Intersectionality and positionality: why are these important when considering British Muslim literature and film?


On Tuesday 20th January, we welcomed Claire Chambers to the University of Edinburgh to give an overview of the history of Muslim representations of Britain.

It was invigorating both to have a lecture on a topic so close to my own research, and to give fellow postgraduate students a chance to hear more about my area. The topic of British Muslim writing has obvious weight in the wake of the contemporary global movements of people and horrific events done in the name of Islam both in Europe and around the world. There is an almost continual stream of journalism on these topics. Within and outside universities, I find the reaction to hearing my PhD topic is usually of interest and understanding of its significance, which I appreciate as anyone in the humanities will know how difficult it can be to justify your research to others. But the question is how can we understand this ‘relevance’ beyond the correlation between literary research and global political events?

Of course the genre or category in itself is not automatically accepted by scholars and writers alike. It’s hotly contested as we can see with the title of Chamber’s British Muslim Fictions, a play on the word ‘fictions’ showing us that the genre isn’t clear cut. The category does not comfortably fit into postcolonial studies either, as most contemporary texts have little to do with colonial or decolonising processes, or indeed first generation postcolonial migration.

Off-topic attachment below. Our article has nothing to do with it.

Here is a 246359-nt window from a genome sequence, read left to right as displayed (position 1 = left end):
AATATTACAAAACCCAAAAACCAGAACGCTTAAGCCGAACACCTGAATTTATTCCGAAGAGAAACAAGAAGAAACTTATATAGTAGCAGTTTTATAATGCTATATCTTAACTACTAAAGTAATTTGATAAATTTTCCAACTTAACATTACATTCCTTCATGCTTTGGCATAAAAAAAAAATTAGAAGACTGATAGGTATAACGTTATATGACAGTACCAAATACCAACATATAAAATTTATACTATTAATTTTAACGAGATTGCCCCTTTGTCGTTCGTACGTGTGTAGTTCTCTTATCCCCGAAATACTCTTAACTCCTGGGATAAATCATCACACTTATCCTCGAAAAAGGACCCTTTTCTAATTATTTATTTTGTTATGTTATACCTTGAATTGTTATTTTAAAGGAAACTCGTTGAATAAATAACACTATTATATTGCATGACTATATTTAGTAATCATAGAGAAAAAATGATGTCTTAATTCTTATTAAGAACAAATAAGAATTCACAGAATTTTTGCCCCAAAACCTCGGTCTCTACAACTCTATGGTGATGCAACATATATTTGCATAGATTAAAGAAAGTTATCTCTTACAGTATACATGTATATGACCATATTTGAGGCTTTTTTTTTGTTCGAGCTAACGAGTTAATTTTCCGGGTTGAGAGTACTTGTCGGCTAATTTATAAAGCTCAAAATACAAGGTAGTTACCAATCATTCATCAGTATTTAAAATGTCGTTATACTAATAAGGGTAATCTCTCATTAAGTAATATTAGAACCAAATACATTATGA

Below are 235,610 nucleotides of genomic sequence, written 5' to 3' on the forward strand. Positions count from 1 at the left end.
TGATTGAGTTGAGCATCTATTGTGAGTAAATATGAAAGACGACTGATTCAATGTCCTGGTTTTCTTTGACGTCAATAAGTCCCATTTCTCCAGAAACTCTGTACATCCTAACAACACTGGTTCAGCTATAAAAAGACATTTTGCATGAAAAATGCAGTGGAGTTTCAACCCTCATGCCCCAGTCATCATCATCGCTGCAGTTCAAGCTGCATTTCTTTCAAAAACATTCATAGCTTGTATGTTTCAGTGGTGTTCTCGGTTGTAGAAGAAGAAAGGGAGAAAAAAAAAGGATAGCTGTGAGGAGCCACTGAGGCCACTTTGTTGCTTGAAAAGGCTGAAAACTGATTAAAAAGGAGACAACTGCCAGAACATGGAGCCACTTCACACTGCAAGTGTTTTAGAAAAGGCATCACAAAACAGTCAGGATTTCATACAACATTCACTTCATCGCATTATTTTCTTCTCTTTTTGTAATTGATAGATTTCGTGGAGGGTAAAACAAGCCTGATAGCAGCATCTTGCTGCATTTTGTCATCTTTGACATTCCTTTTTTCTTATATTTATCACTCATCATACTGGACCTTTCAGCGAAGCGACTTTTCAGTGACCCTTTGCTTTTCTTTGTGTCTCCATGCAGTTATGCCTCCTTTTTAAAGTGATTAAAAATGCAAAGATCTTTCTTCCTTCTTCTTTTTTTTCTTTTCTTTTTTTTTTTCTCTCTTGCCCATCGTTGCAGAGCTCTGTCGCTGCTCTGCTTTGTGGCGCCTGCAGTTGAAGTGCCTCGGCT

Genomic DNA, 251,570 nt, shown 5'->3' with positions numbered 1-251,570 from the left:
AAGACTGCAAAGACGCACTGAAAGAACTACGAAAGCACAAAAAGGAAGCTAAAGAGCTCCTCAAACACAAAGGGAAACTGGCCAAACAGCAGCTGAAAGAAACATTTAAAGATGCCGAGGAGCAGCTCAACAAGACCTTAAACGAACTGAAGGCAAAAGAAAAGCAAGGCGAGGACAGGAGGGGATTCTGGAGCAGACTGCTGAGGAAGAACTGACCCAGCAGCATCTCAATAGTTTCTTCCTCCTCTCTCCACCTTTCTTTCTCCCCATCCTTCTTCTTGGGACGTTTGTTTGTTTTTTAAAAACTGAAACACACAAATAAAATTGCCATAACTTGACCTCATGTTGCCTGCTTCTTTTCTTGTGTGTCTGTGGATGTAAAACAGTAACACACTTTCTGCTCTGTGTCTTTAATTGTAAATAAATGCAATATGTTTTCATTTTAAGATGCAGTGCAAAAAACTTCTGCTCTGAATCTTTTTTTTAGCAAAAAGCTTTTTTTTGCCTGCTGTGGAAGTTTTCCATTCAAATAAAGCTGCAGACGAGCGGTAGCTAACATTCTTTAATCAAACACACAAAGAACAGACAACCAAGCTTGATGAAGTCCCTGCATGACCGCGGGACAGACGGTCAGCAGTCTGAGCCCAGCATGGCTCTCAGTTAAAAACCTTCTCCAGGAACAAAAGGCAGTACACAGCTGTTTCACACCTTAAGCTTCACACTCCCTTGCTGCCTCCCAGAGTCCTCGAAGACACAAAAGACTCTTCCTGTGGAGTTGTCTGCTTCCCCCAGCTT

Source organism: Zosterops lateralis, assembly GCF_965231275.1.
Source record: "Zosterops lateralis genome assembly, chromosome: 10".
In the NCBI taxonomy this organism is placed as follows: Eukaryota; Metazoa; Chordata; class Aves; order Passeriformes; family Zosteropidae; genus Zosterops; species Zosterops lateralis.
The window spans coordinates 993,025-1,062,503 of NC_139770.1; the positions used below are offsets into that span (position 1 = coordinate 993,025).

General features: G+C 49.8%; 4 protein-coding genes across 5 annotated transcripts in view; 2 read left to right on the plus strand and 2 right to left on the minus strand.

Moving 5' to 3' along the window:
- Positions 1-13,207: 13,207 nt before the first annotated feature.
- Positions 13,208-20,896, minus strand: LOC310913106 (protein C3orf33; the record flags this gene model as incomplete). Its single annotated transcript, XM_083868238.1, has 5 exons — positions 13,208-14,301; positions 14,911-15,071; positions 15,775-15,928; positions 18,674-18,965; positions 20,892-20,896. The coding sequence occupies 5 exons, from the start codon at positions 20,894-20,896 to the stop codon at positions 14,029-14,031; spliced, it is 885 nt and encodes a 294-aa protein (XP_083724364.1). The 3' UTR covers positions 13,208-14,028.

I would argue that the most exciting part of the area of British Muslim fiction and film (and fiction and film by authors of ‘Muslim heritage’) is how it works intersectionally. ‘Intersectionality’ is a buzz word in scholarly writing for how different ‘isms’ (gender, race, class, religion, sexuality, etc) are linked, as arguably one cannot examine each separately. Avtar Brah calls this the ‘situatedness’ of a group within a wide range of discourses, which is central to understanding how regimes of power differentiate one group from another. Not all theorists agree on this. Jasbir K. Puar, for instance, destabilises the notion of intersectionality on the basis that fixed identity markers are incompatible with the fluidity of people’s identities over the entire course of their lives. Nonetheless, it is still relevant to look at certain types of identity in relation to each other, whilst acknowledging the fluid quality of these attributes.

Possibly because of the pressures on authors and filmmakers of Muslim heritage to engage with social issues, this genre of work is particularly good at asking questions of other ‘isms’ and highlighting the interconnectedness of different aspects of identity and context. In this series, we are focusing on the intersection between national and local identities and religious/ethnic identity. It was important for us to stress this specificity of perspective in an era where generalising about Islam and Muslims is rife. This particular perspective is symbolic of the multifarious and dynamic representations of Muslims in literature and there are many different possible avenues. For instance, both Peter and I work on the particular issues of gender, and these seem inseparable from other aspects of identity such as class and race.


By the same train of thought, the situatedness of the reader, the scholar and the critic is important. Chambers’ stressed the importance of positionality in her talk by explaining how she came to the field whilst also acknowledging her position as a non-Muslim. This resonates with both Peter and I as we are both non-Muslim and working on literature and film by and about Muslims in Britain. It is clear we have to acknowledge our positions as critics and researchers if we are to avoid the trap of speaking on behalf of minority groups and individuals. But this does not mean that we should avoid studying cultures that are not necessarily ‘ours’, in fact such a claim would render a fair amount of research invalid. Hopefully it evidences how engaging this particular body of work is to researchers of different backgrounds.

You can listen to Claire Chambers’ talk here:

Join us on 3rd February at 5.30pm for a reading with acclaimed author Leila Aboulela in the Project Room, 50 George Square, University of Edinburgh.

– Sibyl Adam